Friday 11 October 2013



Reality TV hunk and People magazine's "sexiest man alive", Sepp Gregory goes on a book tour to promote his debut novel, a thinly veiled autobiography. Not that Sepp has actually read the book, he doesn't have to, he lived it! The book becomes a sensation, a New York Times bestseller, and, surprisingly, it even gets rave reviews from serious critics. Aside from Harriet Post, that is.

One of the blogosphere's most respected critics, Harriet hears the host of her favorite, high-brow, radio show gush about Sepp's abdominal muscles on-air and fears the end of civilization is upon us. She takes matters into her own hands and sets off to reveal the truth behind the bestseller and to show Sepp as the buff fraud he really is. But then Harriet reads Totally Reality, Sepp's novel, and it's totally great. Now she needs to find Sepp's ghostwriter and find out why he's wasting his talent.
She finds him, appropriately enough, at the Playboy Mansion, where he's supposed to be interviewing Sepp's former television love Roxy Sandoval for his next, highly lucrative, project. 

Reality and “reality"  collide, and a tragic accident sends Sepp and Harriet off on a sex-fuelled roadtrip through the southwest. The mind meets the body, and both will be changed forever. Raw: A Love Story is Mark Haskell Smith at his best, dangerously sexy and wickedly funny.

This was another book accessed via the useful Net Galley website.

Raw is the author’s fifth book. I read his debut novel Moist some years ago. Moist was tag-lined as....... a comic rampage through the polyglot gutters of modern Los Angeles. Moist revolved around a tattooed severed arm, Mexican mobsters, LAPD’s finest, a cannabis aficianado, a masturbation coach (yes, really) and minimum wage Bob, in a hilarious stew of murder, sex and mobster-style politics. My kind of book really. Two of his following three books made it onto my piles of unread – Delicious and Salty, but alas Baked has thus far eluded me, as Smith kind of slid off my reading radar.

So after a gap of maybe 6 or 7 years, I was eager to see how Smith’s latest panned out for me.  Raw wouldn’t qualify as one of my typical noir or hard-boiled crime reads but was a comedic, satirical poke at celebrity and publishing.  Absolutely hilarious in places, on several occasions I was laughing like a drain. Smith paints his likeable characters into situations that are absurd but at the same time believable.  

We follow Abs-man, hot-reality star, Sepp Gregory on his successful book tour around the US. Sepp, amiable and easy-going is promoting the book he never wrote, whilst embarrassingly suffering erectile dysfunction as a consequence of the public break-up with super-hot, super-fake reality co-star, Roxy. All the women throwing themselves at Sepp and his equipment isn’t working!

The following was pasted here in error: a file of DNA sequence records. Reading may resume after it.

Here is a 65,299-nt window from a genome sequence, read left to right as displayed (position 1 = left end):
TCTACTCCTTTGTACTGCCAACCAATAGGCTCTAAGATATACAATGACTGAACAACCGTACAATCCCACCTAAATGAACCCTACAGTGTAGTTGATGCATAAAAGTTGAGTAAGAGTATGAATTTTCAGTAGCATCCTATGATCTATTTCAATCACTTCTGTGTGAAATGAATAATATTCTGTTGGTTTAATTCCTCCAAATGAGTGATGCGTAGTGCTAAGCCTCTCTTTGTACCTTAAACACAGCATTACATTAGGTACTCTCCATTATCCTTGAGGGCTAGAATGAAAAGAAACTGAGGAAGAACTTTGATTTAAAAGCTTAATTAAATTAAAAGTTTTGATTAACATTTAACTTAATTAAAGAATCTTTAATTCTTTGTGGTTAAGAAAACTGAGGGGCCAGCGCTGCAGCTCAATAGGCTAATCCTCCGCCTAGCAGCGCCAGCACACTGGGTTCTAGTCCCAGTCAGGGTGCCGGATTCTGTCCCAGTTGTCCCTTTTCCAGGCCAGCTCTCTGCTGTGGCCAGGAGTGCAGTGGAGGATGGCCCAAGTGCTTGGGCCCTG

We meet, Curtis his ghost-writer. Curtis, an un-published novelist in his own right, is miffed and angered at the plaudits being showered on Sepp for “HIS” best-seller. He’s conflicted, does he take the big bucks on offer for his next project – Roxy’s Magnum Opus shot at the New York Times Best-seller list, or does he try for some literary recognition for himself? That’s an awfully big cheque they’re waving at him.   

We meet Harriet, serious book-blogger and critic, an unsuccessful, published novelist. Harriet has her own anger issues; the rise of the celebrity ghost-written novel endangers the whole of western civilisation as she knows it. If she doesn’t expose the charade, her and all legions of aspiring serious, novelists will have to look forward to is a future flipping burgers.

Lastly, we meet Roxy and her plastic breasts, back to exact more revenge and heap further humiliation on Sepp, whilst Curtis interviews her before penning “HER” shot at the best- seller market.

Fast and fun, our combatants collide at Hugh Hefner’s Playboy mansion.  Sepp with his parts back in working order ends up on another Reality-road trip with the unlikeliest of companions.

Verdict – savagely funny and satisfying with characters you care about. It’s probably time to dust off the other Mark Haskell Smith books on the pile.

4 from 5   

I accessed this via the Net Galley website. I believe the novel is released in late December. Highly recommended. 


  1. I surprise myself by thinking that does sound good - I'll have to look it out on Net Galley... thanks for the tipoff.

    1. Moira - go for it! Light and enjoyable, but I think he's still trying to make a point. Read it and tell me you didn't laugh.....

  2. I love the cover and the book sounds enticing, although I am humor impaired. Maybe some day.

    1. Tracy, I like this type of book maybe once a month or so. It was just different, funny, irreverent and rude. Difficult to bracket, but worth a look at least to discover if he's not for you.

  3. Hmmmmm, not sure what to think about this one and I am open to trying new writers. I have until December to decide I guess. *g* Great overview there, Col. I see you have too many Harlan Coben's on your sidebar to read.

    1. Worth a look I reckon, Keishon.

      Thanks for the reminder on the Coben's, I think! I'm sure I will get something from them when I get there, but I'm not rushing. Loads to read beforehand.